“When Brad signed his contract in 2014, one of things that was in the contracts of that era were buyouts associated with mitigation. Our contract with Brad was 3.5 million dollars on a buyout, but it was mitigated,” Radakovich said. “That meant that if Brad went and got another job then we wouldn't be paying that much money. We would deduct or mitigate that against that 3.5 million dollar total over the three years. Those are really dicey parts of contracts. I can go back to the extension with Coach Swinney, we got it done and then it took another six or eight weeks to get the mitigation language right.
“We had Brad's contract done and then it took another four or five weeks to get the mitigation language done because there's a lot of effort on our part and a lot of effort on the coach's part to continue to seek employment. One of things that we're looking at right now is to look to move away from that type of clause in the contract to create a number that is unmitigated, so if there's a separation somewhere down the road we know exactly what we owe that individual. Just based on value, it would be less than what the mitigated number would be. That's where we are right now - talking through some of those things with Brad and his representative.”
He then drove home the point that retaining Brownell had nothing to do with money.
"None of this had to do with dollars," Radakovich said. "Thankfully because of our ticket situation, our ACC situation, our new sponsorship, our IPTAY donations, our capital gifts, we're in a really good financial position right now. We are very close - not dollar for dollar - to the same amount of reserves within IPTAY and the athletic department as the day I walked in, but we've also just done 140 million dollars of capital improvements along the way. That dollar stuff wasn't part of this evaluation of this discussion that had. The 3.5 million dollars was never going to be 3.5 million dollars because it was mitigated. Somewhere during that period of time, Brad - who is a very good coach would get another job and we would never pay that amount of money to him. That's something that wasn't quite understood by the masses, but it was an important part of what we knew and understand."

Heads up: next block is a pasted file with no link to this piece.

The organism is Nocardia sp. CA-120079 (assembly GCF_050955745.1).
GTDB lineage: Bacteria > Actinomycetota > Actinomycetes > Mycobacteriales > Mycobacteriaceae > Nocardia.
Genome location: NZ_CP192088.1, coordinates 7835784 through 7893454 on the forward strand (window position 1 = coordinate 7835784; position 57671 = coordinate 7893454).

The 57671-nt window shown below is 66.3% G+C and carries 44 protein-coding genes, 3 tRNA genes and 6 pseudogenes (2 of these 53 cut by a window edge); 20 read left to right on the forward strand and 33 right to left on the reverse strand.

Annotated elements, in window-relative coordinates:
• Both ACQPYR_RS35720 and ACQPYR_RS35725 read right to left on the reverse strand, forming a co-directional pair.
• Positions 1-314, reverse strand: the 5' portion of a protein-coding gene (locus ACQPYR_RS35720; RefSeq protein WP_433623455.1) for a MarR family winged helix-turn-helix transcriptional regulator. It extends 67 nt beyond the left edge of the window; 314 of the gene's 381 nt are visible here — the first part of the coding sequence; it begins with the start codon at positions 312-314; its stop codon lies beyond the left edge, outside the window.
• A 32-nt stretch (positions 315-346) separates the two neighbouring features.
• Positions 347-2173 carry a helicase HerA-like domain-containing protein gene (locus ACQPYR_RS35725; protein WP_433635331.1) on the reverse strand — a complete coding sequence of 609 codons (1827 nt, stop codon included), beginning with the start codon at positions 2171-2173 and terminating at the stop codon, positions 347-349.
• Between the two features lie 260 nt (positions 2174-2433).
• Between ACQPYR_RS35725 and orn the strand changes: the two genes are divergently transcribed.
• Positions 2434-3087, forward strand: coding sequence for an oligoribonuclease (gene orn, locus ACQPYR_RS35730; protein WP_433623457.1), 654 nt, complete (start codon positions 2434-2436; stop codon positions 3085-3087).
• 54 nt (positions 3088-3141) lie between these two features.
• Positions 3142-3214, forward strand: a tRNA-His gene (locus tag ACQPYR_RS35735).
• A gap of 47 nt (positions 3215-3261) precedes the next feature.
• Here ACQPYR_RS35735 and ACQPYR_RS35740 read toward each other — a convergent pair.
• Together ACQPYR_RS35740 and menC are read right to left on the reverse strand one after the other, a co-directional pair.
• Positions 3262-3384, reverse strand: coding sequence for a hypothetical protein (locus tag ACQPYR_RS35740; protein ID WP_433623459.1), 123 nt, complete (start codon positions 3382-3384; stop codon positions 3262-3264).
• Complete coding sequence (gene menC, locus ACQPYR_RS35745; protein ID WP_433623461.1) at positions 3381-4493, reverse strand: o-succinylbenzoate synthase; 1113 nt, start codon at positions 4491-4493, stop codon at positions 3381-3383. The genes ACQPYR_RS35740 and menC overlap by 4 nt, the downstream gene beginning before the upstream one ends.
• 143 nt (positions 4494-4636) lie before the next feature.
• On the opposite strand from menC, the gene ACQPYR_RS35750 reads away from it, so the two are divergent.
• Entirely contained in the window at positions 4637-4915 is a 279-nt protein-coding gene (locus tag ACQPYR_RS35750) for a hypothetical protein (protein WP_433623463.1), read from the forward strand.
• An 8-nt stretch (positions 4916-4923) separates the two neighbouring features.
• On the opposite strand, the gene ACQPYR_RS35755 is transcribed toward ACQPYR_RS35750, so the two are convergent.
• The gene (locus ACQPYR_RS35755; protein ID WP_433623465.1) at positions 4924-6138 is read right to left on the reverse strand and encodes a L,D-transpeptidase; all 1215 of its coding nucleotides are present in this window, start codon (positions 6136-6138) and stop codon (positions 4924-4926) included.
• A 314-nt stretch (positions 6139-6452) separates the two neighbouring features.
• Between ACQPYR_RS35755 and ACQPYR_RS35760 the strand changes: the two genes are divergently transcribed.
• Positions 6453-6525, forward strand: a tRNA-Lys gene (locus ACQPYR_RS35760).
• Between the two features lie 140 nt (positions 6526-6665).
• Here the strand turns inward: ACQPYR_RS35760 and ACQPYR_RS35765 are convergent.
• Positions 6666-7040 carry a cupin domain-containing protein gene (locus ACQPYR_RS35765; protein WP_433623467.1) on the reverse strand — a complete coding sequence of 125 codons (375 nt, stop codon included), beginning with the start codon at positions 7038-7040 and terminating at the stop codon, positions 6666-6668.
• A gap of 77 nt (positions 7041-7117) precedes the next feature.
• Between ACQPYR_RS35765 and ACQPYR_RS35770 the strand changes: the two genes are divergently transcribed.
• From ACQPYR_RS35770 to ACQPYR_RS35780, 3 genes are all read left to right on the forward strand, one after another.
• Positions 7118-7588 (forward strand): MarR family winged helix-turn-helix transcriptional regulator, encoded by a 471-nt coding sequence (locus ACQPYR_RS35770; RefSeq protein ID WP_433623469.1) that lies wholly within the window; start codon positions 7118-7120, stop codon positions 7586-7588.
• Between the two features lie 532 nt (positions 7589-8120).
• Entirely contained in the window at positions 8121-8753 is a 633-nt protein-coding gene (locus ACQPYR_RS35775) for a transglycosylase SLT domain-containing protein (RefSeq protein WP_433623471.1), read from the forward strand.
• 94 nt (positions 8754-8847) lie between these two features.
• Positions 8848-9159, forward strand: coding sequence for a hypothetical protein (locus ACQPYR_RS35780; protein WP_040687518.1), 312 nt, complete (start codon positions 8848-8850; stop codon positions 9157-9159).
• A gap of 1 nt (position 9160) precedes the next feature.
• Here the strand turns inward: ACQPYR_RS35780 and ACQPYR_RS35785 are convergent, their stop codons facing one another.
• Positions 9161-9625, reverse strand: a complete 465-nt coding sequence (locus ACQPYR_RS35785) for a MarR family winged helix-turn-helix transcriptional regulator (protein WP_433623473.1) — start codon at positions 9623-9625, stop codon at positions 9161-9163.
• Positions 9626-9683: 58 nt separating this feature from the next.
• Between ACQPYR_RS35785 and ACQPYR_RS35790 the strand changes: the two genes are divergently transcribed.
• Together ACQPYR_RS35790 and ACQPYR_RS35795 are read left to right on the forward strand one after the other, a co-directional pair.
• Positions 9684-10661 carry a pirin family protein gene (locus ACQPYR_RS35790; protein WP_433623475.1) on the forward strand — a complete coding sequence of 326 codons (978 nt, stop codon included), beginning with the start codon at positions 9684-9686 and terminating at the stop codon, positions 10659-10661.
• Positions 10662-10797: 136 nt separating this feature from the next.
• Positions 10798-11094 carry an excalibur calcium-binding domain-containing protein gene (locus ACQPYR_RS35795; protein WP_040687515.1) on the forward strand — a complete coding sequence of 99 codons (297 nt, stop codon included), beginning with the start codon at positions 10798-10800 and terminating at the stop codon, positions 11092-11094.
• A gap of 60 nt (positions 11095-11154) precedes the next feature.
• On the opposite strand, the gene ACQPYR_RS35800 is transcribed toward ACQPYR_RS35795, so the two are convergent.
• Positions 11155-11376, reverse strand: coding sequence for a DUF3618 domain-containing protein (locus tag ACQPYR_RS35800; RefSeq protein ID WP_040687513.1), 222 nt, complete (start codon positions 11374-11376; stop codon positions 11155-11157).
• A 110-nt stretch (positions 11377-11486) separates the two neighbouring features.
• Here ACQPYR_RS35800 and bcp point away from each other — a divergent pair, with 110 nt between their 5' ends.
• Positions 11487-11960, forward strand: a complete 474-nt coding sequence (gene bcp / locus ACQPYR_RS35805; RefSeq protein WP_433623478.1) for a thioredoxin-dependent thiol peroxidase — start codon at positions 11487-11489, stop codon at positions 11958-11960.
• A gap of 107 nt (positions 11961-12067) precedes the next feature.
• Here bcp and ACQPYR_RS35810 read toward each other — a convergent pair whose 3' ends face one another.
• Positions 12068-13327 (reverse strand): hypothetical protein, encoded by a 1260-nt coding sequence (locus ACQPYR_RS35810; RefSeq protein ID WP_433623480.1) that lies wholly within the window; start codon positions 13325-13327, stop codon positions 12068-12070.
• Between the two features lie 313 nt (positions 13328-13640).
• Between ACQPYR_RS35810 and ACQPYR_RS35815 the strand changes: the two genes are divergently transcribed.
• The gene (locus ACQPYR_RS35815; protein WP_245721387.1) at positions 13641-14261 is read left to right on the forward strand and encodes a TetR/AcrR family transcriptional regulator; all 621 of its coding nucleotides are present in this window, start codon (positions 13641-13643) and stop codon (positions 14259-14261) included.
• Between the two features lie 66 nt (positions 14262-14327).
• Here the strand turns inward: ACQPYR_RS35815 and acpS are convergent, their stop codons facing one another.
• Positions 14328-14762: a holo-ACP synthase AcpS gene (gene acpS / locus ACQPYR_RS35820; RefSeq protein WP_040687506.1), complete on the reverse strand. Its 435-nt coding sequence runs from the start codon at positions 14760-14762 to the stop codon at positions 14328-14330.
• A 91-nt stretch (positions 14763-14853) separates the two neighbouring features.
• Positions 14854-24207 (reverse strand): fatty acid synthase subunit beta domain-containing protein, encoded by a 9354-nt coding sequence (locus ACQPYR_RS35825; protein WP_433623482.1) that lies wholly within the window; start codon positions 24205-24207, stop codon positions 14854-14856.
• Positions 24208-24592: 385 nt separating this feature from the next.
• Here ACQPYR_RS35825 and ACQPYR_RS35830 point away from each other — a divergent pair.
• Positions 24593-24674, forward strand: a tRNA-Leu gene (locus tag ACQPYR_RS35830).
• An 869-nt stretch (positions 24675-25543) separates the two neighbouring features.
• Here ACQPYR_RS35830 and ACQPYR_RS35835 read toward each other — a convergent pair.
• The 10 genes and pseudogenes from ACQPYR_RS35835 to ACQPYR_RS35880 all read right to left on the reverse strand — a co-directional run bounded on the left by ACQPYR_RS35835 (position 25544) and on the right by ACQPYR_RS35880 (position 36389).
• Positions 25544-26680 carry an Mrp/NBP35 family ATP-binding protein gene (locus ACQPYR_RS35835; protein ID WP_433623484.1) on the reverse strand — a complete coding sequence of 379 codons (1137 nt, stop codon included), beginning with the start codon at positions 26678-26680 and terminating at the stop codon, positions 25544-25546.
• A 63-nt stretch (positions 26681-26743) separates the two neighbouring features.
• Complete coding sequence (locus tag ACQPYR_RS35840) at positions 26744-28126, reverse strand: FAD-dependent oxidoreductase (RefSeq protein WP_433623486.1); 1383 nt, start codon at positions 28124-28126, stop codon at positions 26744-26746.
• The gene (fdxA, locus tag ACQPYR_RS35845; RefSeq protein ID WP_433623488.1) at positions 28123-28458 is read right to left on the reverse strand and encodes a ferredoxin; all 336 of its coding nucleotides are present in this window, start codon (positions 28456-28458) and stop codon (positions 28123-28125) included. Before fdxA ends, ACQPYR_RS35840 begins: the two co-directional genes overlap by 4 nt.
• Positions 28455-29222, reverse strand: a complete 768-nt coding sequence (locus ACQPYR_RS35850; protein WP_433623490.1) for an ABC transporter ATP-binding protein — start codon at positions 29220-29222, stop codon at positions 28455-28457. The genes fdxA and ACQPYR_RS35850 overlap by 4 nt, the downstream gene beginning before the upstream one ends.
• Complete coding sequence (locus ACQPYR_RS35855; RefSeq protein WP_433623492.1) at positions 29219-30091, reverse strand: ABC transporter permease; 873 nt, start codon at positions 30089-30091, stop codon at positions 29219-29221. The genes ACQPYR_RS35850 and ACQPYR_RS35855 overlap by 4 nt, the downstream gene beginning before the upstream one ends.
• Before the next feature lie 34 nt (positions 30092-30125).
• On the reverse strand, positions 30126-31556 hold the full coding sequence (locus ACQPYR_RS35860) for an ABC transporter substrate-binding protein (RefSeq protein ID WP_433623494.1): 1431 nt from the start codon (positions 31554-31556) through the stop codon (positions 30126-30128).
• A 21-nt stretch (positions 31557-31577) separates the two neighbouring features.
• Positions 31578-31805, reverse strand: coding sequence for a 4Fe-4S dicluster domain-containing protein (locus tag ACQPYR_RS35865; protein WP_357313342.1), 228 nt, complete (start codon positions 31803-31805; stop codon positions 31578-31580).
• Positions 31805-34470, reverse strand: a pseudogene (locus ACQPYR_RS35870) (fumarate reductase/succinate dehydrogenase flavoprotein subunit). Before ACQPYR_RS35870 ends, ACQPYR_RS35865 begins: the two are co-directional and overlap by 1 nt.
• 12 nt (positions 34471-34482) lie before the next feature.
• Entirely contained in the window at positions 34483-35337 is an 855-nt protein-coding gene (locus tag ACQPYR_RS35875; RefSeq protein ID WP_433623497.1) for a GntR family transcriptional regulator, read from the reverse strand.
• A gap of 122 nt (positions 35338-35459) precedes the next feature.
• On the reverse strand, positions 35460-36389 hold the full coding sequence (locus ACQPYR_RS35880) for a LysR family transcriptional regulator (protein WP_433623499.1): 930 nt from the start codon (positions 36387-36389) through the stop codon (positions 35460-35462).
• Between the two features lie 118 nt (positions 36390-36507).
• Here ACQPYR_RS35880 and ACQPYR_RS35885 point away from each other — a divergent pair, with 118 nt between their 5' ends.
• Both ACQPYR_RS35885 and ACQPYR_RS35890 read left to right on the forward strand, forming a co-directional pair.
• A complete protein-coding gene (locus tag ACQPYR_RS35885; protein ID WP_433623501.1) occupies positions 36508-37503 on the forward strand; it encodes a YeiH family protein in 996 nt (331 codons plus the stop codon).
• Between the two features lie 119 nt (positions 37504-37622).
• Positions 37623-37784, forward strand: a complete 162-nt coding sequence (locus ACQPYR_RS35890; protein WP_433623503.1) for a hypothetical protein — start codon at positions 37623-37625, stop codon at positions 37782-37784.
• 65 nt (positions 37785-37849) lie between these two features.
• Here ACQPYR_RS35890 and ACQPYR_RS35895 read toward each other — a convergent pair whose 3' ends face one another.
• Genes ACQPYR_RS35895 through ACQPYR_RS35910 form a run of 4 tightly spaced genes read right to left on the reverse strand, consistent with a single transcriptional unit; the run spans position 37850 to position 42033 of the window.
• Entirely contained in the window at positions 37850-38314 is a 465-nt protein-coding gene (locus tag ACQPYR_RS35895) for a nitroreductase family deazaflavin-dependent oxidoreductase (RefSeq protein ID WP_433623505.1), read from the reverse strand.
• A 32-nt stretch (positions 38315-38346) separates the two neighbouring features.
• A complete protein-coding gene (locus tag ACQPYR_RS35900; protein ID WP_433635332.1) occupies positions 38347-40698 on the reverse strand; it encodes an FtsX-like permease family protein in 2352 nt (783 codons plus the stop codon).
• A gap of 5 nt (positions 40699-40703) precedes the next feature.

He said that he didn't put "tourney or bust" or wins and losses expectations on the program, or give Brownell an ultimatum.
"I think you always need to leave stuff like that open-ended because there are things that happen during the year that are totally outside of the control," he said. "If you say you have to win x games, you run into a year like we had where you lose three games by three points in a really good league. You can't do that (put goals) because I think that puts undue pressure on the administration and the coach, but more so it puts ridiculous pressure on student athletes and that's not what we're about. We want our student-athletes to have a good and positive experience."
Radkovich continued by saying the NCAA Tournament isn't the only measurement for a coach, and that he has core values he wants his coach to achieve.
"Those standards probably circle more around core values - graduate players, don't cheat, be good community members, be good university partners," Radakovich said. "Those are standards that you have with the program. At any given year, you look and say do we have enough talent in our pool right given the people we're playing to really compete at a high level, so those goals may fluctuate during the course of time.
"It would be a goal each and every year. Standards are things that you do each and every day that might not have an outcome that is calculable. Making the NCAA Tournament is certainly something that we desire to do. It's a goal here at Clemson each and every year. There are other goals that we may put out there that he and I might sit and talk about that we want the program to attain during the course of the year. He may meet some of those. He may not. The standards are almost unequivocal. You have to do those.
"We have to look at what have we done as administration to allow our basketball program to be successful. We've made the investment and they moved in in September to that investment. I think it's important to give an opportunity for the coaches we have right now, who I believe in the ability to make the NCAA Tournament, to do that with the right number of good quality resources."
We will have more on our conversation with Radakovich in the coming days, including his explanation on adding softball, discussions on women’s basketball coach Audra Smith, debt within the department and future plans for facilities.